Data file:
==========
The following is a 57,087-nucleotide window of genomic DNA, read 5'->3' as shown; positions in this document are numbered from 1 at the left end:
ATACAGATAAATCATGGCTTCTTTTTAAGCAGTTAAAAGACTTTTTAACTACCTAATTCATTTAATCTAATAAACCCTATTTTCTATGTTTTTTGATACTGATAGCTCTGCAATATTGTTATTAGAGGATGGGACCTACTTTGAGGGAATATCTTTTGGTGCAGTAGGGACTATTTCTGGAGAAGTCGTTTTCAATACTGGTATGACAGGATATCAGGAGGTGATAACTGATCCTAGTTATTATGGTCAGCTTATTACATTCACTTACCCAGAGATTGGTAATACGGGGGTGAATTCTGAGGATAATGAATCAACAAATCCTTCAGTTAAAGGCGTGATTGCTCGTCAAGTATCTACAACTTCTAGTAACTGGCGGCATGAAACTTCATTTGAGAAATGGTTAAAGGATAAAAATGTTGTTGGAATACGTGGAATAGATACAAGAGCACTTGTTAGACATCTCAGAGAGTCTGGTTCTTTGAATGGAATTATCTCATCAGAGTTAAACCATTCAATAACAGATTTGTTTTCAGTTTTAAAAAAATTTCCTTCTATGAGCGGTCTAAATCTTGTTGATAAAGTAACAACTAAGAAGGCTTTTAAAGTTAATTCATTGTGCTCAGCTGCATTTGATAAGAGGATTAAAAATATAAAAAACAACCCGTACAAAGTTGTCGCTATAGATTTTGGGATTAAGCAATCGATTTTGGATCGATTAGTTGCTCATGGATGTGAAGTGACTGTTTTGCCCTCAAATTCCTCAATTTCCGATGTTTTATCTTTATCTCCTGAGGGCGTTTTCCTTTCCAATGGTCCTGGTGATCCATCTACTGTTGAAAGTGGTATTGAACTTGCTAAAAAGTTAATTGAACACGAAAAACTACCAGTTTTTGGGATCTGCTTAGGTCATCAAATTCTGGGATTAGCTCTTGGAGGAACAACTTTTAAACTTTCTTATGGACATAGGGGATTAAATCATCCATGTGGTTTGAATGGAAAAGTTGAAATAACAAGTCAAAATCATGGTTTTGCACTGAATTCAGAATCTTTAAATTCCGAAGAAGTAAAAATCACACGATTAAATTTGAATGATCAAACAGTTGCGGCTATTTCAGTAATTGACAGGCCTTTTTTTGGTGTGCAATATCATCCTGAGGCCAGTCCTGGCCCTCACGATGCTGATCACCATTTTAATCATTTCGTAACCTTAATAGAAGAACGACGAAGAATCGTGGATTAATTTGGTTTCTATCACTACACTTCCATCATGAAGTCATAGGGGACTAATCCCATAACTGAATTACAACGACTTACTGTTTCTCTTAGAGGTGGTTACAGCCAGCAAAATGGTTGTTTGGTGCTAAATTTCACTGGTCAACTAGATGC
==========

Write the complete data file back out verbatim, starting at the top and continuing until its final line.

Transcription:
The following is a 57,087-nucleotide window of genomic DNA, read 5'->3' as shown; positions in this document are numbered from 1 at the left end:
ATACAGATAAATCATGGCTTCTTTTTAAGCAGTTAAAAGACTTTTTAACTACCTAATTCATTTAATCTAATAAACCCTATTTTCTATGTTTTTTGATACTGATAGCTCTGCAATATTGTTATTAGAGGATGGGACCTACTTTGAGGGAATATCTTTTGGTGCAGTAGGGACTATTTCTGGAGAAGTCGTTTTCAATACTGGTATGACAGGATATCAGGAGGTGATAACTGATCCTAGTTATTATGGTCAGCTTATTACATTCACTTACCCAGAGATTGGTAATACGGGGGTGAATTCTGAGGATAATGAATCAACAAATCCTTCAGTTAAAGGCGTGATTGCTCGTCAAGTATCTACAACTTCTAGTAACTGGCGGCATGAAACTTCATTTGAGAAATGGTTAAAGGATAAAAATGTTGTTGGAATACGTGGAATAGATACAAGAGCACTTGTTAGACATCTCAGAGAGTCTGGTTCTTTGAATGGAATTATCTCATCAGAGTTAAACCATTCAATAACAGATTTGTTTTCAGTTTTAAAAAAATTTCCTTCTATGAGCGGTCTAAATCTTGTTGATAAAGTAACAACTAAGAAGGCTTTTAAAGTTAATTCATTGTGCTCAGCTGCATTTGATAAGAGGATTAAAAATATAAAAAACAACCCGTACAAAGTTGTCGCTATAGATTTTGGGATTAAGCAATCGATTTTGGATCGATTAGTTGCTCATGGATGTGAAGTGACTGTTTTGCCCTCAAATTCCTCAATTTCCGATGTTTTATCTTTATCTCCTGAGGGCGTTTTCCTTTCCAATGGTCCTGGTGATCCATCTACTGTTGAAAGTGGTATTGAACTTGCTAAAAAGTTAATTGAACACGAAAAACTACCAGTTTTTGGGATCTGCTTAGGTCATCAAATTCTGGGATTAGCTCTTGGAGGAACAACTTTTAAACTTTCTTATGGACATAGGGGATTAAATCATCCATGTGGTTTGAATGGAAAAGTTGAAATAACAAGTCAAAATCATGGTTTTGCACTGAATTCAGAATCTTTAAATTCCGAAGAAGTAAAAATCACACGATTAAATTTGAATGATCAAACAGTTGCGGCTATTTCAGTAATTGACAGGCCTTTTTTTGGTGTGCAATATCATCCTGAGGCCAGTCCTGGCCCTCACGATGCTGATCACCATTTTAATCATTTCGTAACCTTAATAGAAGAACGACGAAGAATCGTGGATTAATTTGGTTTCTATCACTACACTTCCATCATGAAGTCATAGGGGACTAATCCCATAACTGAATTACAACGACTTACTGTTTCTCTTAGAGGTGGTTACAGCCAGCAAAATGGTTGTTTGGTGCTAAATTTCACTGGTCAACTAGATGC